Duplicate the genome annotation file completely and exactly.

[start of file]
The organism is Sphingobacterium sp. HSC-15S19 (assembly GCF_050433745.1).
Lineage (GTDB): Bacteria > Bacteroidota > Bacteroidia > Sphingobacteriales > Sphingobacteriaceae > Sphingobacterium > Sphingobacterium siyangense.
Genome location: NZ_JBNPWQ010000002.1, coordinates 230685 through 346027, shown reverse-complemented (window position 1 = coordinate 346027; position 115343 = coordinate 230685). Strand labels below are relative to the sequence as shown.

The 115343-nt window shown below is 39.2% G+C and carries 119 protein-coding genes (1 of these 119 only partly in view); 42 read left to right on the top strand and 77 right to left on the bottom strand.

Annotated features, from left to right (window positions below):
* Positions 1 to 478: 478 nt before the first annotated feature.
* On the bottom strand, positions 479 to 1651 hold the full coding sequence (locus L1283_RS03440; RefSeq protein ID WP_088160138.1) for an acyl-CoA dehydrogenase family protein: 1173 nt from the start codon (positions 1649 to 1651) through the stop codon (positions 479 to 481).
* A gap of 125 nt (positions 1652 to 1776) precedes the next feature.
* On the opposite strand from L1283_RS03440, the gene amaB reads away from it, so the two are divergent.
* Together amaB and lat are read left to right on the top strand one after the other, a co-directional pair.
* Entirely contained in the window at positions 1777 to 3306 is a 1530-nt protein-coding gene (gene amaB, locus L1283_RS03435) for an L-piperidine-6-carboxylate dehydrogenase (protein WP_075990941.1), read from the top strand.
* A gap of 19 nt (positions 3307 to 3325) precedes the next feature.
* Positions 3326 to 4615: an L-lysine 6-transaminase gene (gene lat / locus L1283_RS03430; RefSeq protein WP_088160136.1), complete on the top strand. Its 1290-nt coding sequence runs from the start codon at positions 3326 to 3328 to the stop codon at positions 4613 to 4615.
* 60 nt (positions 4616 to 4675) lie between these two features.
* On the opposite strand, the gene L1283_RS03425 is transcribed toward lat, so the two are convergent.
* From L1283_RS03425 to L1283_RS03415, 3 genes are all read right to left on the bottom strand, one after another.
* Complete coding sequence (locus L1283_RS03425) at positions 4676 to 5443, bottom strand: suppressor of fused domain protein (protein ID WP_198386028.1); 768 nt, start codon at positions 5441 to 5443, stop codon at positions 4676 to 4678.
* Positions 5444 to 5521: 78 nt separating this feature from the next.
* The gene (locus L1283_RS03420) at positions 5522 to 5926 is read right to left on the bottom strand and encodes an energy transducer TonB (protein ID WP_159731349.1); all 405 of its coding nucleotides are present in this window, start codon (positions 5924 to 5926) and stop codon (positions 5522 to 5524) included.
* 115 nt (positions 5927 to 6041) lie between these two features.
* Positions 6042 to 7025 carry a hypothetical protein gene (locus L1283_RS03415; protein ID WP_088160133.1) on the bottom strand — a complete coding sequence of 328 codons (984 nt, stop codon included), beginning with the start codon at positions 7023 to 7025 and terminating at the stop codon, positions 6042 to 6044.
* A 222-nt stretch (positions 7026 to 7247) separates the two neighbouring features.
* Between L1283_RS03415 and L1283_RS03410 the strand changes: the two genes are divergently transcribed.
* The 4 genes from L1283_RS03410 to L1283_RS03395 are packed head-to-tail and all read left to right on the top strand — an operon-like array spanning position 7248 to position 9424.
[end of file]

The organism is Sphingobacterium sp. HSC-15S19 (assembly GCF_050433745.1).
Lineage (GTDB): Bacteria > Bacteroidota > Bacteroidia > Sphingobacteriales > Sphingobacteriaceae > Sphingobacterium > Sphingobacterium siyangense.
Genome location: NZ_JBNPWQ010000002.1, coordinates 230685 through 346027, shown reverse-complemented (window position 1 = coordinate 346027; position 115343 = coordinate 230685). Strand labels below are relative to the sequence as shown.

The 115343-nt window shown below is 39.2% G+C and carries 119 protein-coding genes (1 of these 119 only partly in view); 42 read left to right on the top strand and 77 right to left on the bottom strand.

Annotated features, from left to right (window positions below):
* Positions 1 to 478: 478 nt before the first annotated feature.
* On the bottom strand, positions 479 to 1651 hold the full coding sequence (locus L1283_RS03440; RefSeq protein ID WP_088160138.1) for an acyl-CoA dehydrogenase family protein: 1173 nt from the start codon (positions 1649 to 1651) through the stop codon (positions 479 to 481).
* A gap of 125 nt (positions 1652 to 1776) precedes the next feature.
* On the opposite strand from L1283_RS03440, the gene amaB reads away from it, so the two are divergent.
* Together amaB and lat are read left to right on the top strand one after the other, a co-directional pair.
* Entirely contained in the window at positions 1777 to 3306 is a 1530-nt protein-coding gene (gene amaB, locus L1283_RS03435) for an L-piperidine-6-carboxylate dehydrogenase (protein WP_075990941.1), read from the top strand.
* A gap of 19 nt (positions 3307 to 3325) precedes the next feature.
* Positions 3326 to 4615: an L-lysine 6-transaminase gene (gene lat / locus L1283_RS03430; RefSeq protein WP_088160136.1), complete on the top strand. Its 1290-nt coding sequence runs from the start codon at positions 3326 to 3328 to the stop codon at positions 4613 to 4615.
* 60 nt (positions 4616 to 4675) lie between these two features.
* On the opposite strand, the gene L1283_RS03425 is transcribed toward lat, so the two are convergent.
* From L1283_RS03425 to L1283_RS03415, 3 genes are all read right to left on the bottom strand, one after another.
* Complete coding sequence (locus L1283_RS03425) at positions 4676 to 5443, bottom strand: suppressor of fused domain protein (protein ID WP_198386028.1); 768 nt, start codon at positions 5441 to 5443, stop codon at positions 4676 to 4678.
* Positions 5444 to 5521: 78 nt separating this feature from the next.
* The gene (locus L1283_RS03420) at positions 5522 to 5926 is read right to left on the bottom strand and encodes an energy transducer TonB (protein ID WP_159731349.1); all 405 of its coding nucleotides are present in this window, start codon (positions 5924 to 5926) and stop codon (positions 5522 to 5524) included.
* 115 nt (positions 5927 to 6041) lie between these two features.
* Positions 6042 to 7025 carry a hypothetical protein gene (locus L1283_RS03415; protein ID WP_088160133.1) on the bottom strand — a complete coding sequence of 328 codons (984 nt, stop codon included), beginning with the start codon at positions 7023 to 7025 and terminating at the stop codon, positions 6042 to 6044.
* A 222-nt stretch (positions 7026 to 7247) separates the two neighbouring features.
* Between L1283_RS03415 and L1283_RS03410 the strand changes: the two genes are divergently transcribed.
* The 4 genes from L1283_RS03410 to L1283_RS03395 are packed head-to-tail and all read left to right on the top strand — an operon-like array spanning position 7248 to position 9424.